/Existing drugs may cut off fuel supply to an aggressive brain cancer

Existing drugs may cut off fuel supply to an aggressive brain cancer


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Pictured is a brain section scan showing a glioblastoma tumor (in dark blue).
Dr. P. Marazzi/Science Photo Library/Getty Images
  • One of the most aggressive forms of brain cancer is glioblastoma, which has a low survival rate and is difficult to treat.
  • One type of glioblastoma is mitochondrial brain cancer. This type relies on overactive mitochondria, or the “cellular powerhouses,” to grow and spread.
  • New research in cell cultures has found that this type of glioblastoma may respond to treatment with mitochondria-inhibiting drugs.
  • This finding may eventually open up new avenues for the treatment of brain cancer.

Glioblastoma is the most aggressive form of brain cancer, with a median survival time of only 15 months following diagnosis.

This type of cancer is difficult to treat, but a new study offers hope that an existing class of drugs could prove effective in people with a particular type of the cancer.

Researchers found that up to 20% of glioblastomas have overactive cellular power plants (mitochondria) and that their cells are relying on them for all their energy.

This type of glioblastoma is associated with a slightly longer survival time, and its dependence on fuel generated by mitochondria may make it especially vulnerable to drugs that inhibit the structures.

The scientists discovered that mitochondria are overactive in this subset of glioblastoma. They also found that mitochondria-inhibiting drugs had a powerful antitumor effect in cultures of the cells growing in the laboratory.

The research — which scientists at Columbia University Medical Center in New York City, NY, led — now appears in the journal Nature Cancer.

In follow-up work that has yet to be published, the scientists showed that the drugs are also effective against this type of glioblastoma in mice.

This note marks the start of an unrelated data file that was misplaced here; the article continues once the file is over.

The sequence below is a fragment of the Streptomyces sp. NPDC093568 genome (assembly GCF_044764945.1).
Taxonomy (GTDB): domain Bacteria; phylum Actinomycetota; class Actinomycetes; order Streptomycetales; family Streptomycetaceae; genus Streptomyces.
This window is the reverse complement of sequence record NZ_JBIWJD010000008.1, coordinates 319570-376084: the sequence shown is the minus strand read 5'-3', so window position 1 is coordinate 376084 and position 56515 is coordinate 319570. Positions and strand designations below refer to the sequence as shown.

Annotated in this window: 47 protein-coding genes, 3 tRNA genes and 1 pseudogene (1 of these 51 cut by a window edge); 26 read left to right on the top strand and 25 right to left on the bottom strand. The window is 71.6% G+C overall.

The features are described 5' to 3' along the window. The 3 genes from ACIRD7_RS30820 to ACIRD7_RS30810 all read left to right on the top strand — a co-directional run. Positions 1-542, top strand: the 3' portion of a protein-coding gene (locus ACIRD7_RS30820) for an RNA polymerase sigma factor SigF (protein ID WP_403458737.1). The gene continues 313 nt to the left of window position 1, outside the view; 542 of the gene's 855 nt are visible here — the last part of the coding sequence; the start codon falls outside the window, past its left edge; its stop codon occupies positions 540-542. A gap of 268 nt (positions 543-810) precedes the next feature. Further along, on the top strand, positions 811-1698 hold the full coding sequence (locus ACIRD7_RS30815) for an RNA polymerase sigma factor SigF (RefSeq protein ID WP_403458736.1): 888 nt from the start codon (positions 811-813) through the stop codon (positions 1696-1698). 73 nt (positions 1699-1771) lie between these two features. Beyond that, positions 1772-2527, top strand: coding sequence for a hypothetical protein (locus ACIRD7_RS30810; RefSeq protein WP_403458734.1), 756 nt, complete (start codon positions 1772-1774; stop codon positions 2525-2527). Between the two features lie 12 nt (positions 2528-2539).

The same class of drugs is undergoing clinical trials in people with a rare genetic mutation, which the same team discovered, that also sends mitochondria into overdrive.

“We can now expand these clinical trials to a much larger group of patients, because we can identify patients with mitochondria-driven tumors, regardless of the underlying genetics,” says study co-leader Dr. Antonio Iavarone, a professor of neurology. Dr. Anna Lasorella, a professor of pediatrics, is the other study co-leader.

In other cancers, particularly breast cancer, proven systems for accurately classifying tumors into subtypes have led to the development of effective treatments.

In glioblastoma, however, the standard technique for classifying tumors — that is, based on the activity of their genes — has not identified vulnerabilities that scientists could exploit.

“We feel that one of the reasons therapeutic progress in brain cancer has been so slow is because we don’t have a good way to classify these tumors,” says Dr. Iavarone.

To overcome this hurdle, the researchers utilized recent technological advances that allowed them to characterize the biological activity of thousands of individual cells from a single tumor.

In addition to analyzing each cell’s genetic mutations and gene activity, they also identified other modifications to its genome that affect the proteins and noncoding RNAs that it makes.

This recently developed approach, called multiomics, yielded a wealth of data that the scientists could run through a computer program to identify the core biological pathways that define particular cells.

“In this way, we can classify each individual tumor cell based on the real biology that sustains them,” explains Dr. Iavarone.

The team used multiomics to characterize the biology of 17,367 individual cells from 36 different glioblastoma tumors. Four distinct types of cell, including the mitochondrial subtype, emerged from this analysis.

The researchers found that each tumor was dominated by cells from one of the four subtypes. Presumably, the tumor originated from a single cell that began to divide rapidly in an uncontrolled manner, and some of its cells may have acquired changes while some may have become more common.

In principle, if doctors can classify the type of glioblastoma in a patient, they can tailor the treatment to disrupt its unique biology.

“Existing classifications for brain cancer are not informative. They don’t predict outcomes; they don’t tell us which treatments will work best,” says Dr. Lasorella.

“We are excited about the mitochondrial group, because we have drugs for that group in clinical trials already,” she adds, “but the classification now gives us ideas about how to target these other three, and we are starting to investigate these more intensely.”

Classifying tumor cells according to their core biological activities, which all cells share, may reveal that different cancers have more in common than was previously apparent by looking at individual genes.

If so, Dr. Lasorella says, drugs that treat mitochondrial brain cancer may also treat mitochondrial types of lung cancer, for example. “We’re going beyond one mutation, one drug concept.”

“Sometimes it’s possible to get a response that way. But it’s time to target tumors based on the commonalities of their core biology, which can be caused by multiple different genetic combinations.”

– Dr. Anna Lasorella

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